Our Patch March 2017 - Page 22

Our Patch March 2017



The estate of Pallenswick , which was part of the manor of Fulham , is recorded in documents from the 13th century onwards . It lay in open countryside between the present Goldhawk Road and King Street . The estate included a large house in extensive grounds with a moat , fed by the Stamford Brook .

One of the most well-known tenants of the Pallenswick estate was the infamous Alice Perrers , the mistress of the elderly King Edward III .
Alice held the estate in the mid- 1370s , but she had powerful enemies . She was eventually stripped of her properties by Parliament .
Later owners included prominent City merchants , lawyers or officers of state . In 1746 , Pallenswick was bought by Thomas Corbett , Secretary to the Admiralty .
He made improvements and largely rebuilt the house , which acquired the
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name of Ravenscourt , derived from the raven featured on his coat-of-arms .
In 1812 , Ravenscourt House and 60 acres surrounding it were sold to George Scott for £ 15,000 .
Scott came from a wealthy family who owned property in central London , as well as brickfields in Hammersmith . He encouraged development by allowing the building of houses within the estate park and in the area of St Peter ’ s Square .
Scott kept a close eye on the style of building by putting terms and conditions for the builders into the leases . He also insisted that the tenants take out fire insurance , even threatening to evict one woman who failed to do this .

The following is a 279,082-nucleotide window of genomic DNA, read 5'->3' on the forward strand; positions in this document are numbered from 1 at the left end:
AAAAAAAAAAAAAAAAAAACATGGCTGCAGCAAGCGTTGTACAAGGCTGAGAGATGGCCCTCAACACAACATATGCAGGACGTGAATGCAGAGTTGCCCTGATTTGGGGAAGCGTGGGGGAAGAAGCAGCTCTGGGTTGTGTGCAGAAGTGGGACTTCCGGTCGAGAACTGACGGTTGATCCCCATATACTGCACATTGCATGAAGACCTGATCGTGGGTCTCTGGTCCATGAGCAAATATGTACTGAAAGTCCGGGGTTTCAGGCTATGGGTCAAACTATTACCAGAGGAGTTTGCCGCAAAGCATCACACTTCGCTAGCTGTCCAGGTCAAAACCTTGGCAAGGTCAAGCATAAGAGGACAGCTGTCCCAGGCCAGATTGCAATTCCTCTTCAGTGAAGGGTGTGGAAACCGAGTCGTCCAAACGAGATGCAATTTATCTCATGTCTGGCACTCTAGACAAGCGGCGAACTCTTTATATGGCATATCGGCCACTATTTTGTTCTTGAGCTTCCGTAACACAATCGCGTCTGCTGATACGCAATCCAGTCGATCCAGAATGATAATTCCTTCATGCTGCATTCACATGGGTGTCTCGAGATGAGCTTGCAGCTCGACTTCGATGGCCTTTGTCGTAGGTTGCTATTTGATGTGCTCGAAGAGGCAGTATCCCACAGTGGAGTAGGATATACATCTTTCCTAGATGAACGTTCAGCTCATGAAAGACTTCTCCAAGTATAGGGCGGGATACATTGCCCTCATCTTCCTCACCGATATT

In St Peter ’ s Square , he restricted the number of leases to tradesmen and excluded noxious trades .
Scott was on the management committee for the building of the first Hammersmith Bridge in 1827 , contributed to the extension of the Congregational Church , and also gave land for the building of St Peter ’ s Church and schools . His influence on the appearance and character of this part of Hammersmith was considerable .
George Scott died in 1859 and , after one further change of ownership , Ravenscourt House and 30 acres of parkland were sold to the Metropolitan Board of Works , which opened the park to the public in May 1888 .
In 1933 , memorial gates to Sir William Bull , MP for Hammersmith between 1900 and 1929 , were unveiled at the southern end of the park .
The house meanwhile was opened as Hammersmith ’ s first public library in March 1890 .
Its end came when on 21 January 1941 the building was damaged so severely by incendiary bombs that it had to be demolished . The stables survived and are now used as a tea room .